In its draft report, it suggests that policy changes, including targeted pay rises, will be required to increase the appeal of teaching.
The report says that as societies became richer and better qualified, job opportunities expanded, and teaching as a path to upward social mobility and job security became less attractive.
Concerns about the difficulties faced by schools, often fuelled by negative media reporting, have also damaged the profession.
Demands on schools have risen, while in many countries, resources have not kept pace.
Nevertheless, it says, policy initiatives can make a difference - as they have in France and Australia. In some countries, such as Korea and Ireland, teachers' social standing is high and there are more applicants than vacancies.
A total of 25 countries were studied for the report which sets out the challenges to recruiting, developing and retaining effective teachers. It says that in the majority of countries average salaries in the community have increased faster than teachers' salaries.
The large size of the teaching workforce means that to lift salaries across-the-board by even a few percentage points is very costly. It may be more cost-effective to target larger salary rises at the key groups in short supply.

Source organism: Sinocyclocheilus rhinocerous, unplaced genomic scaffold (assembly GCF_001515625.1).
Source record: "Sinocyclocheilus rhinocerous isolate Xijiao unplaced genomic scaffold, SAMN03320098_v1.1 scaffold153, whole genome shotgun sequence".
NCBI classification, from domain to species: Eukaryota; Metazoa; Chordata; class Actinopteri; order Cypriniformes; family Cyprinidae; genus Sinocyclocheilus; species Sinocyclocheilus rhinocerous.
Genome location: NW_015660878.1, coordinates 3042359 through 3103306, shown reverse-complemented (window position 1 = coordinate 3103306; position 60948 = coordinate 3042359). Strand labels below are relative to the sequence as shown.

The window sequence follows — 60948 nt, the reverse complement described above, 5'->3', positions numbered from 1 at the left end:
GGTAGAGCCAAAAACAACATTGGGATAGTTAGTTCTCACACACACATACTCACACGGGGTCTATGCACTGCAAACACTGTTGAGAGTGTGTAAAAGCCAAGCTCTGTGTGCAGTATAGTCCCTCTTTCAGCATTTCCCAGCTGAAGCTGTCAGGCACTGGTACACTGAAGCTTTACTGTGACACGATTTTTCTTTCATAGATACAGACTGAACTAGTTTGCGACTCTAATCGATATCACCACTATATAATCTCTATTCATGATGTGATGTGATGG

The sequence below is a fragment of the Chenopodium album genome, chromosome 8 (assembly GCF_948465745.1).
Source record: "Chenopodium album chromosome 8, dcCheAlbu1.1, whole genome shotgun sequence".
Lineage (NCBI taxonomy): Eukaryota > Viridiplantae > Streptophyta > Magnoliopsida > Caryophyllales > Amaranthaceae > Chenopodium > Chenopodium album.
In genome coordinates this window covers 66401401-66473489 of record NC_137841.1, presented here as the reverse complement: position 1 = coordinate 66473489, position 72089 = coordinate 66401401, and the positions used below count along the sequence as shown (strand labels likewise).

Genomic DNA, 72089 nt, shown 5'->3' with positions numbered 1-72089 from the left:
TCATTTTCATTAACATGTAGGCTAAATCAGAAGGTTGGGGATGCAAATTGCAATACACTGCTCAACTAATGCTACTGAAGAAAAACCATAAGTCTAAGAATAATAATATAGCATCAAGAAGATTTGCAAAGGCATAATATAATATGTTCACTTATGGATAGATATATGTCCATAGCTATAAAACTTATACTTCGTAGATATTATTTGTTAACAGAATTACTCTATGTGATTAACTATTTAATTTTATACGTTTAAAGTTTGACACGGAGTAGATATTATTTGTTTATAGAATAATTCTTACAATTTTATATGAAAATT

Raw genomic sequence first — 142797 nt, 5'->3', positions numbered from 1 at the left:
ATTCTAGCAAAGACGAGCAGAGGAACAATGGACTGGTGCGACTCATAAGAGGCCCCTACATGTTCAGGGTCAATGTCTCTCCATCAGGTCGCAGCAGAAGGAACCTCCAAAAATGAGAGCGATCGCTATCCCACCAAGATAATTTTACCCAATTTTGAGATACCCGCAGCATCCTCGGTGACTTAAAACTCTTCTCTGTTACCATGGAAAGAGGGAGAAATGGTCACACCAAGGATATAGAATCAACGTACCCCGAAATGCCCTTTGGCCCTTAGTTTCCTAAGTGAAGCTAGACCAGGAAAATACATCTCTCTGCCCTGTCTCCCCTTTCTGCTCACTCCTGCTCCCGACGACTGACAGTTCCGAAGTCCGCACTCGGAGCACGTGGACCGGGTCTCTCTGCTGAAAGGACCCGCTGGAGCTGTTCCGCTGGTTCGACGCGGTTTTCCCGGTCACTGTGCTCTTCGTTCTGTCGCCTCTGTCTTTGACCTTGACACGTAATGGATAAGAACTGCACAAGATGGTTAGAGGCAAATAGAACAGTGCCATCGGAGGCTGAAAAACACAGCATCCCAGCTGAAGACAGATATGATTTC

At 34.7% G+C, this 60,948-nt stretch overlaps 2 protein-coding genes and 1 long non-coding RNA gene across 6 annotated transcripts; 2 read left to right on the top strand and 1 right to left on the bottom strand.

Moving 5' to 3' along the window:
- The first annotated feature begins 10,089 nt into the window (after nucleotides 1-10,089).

Around half of the participating countries face teacher shortages, either at present or in the near future, as large numbers of teachers reach retirement age.
On average, 25 per cent of primary and 30 per cent of secondary teachers are over 50, and in some countries more than 40 per cent are in this age category.
A key part of any general strategy must involve reminding teachers that they are highly skilled professionals doing important work as teachers'
self-image is often relatively low.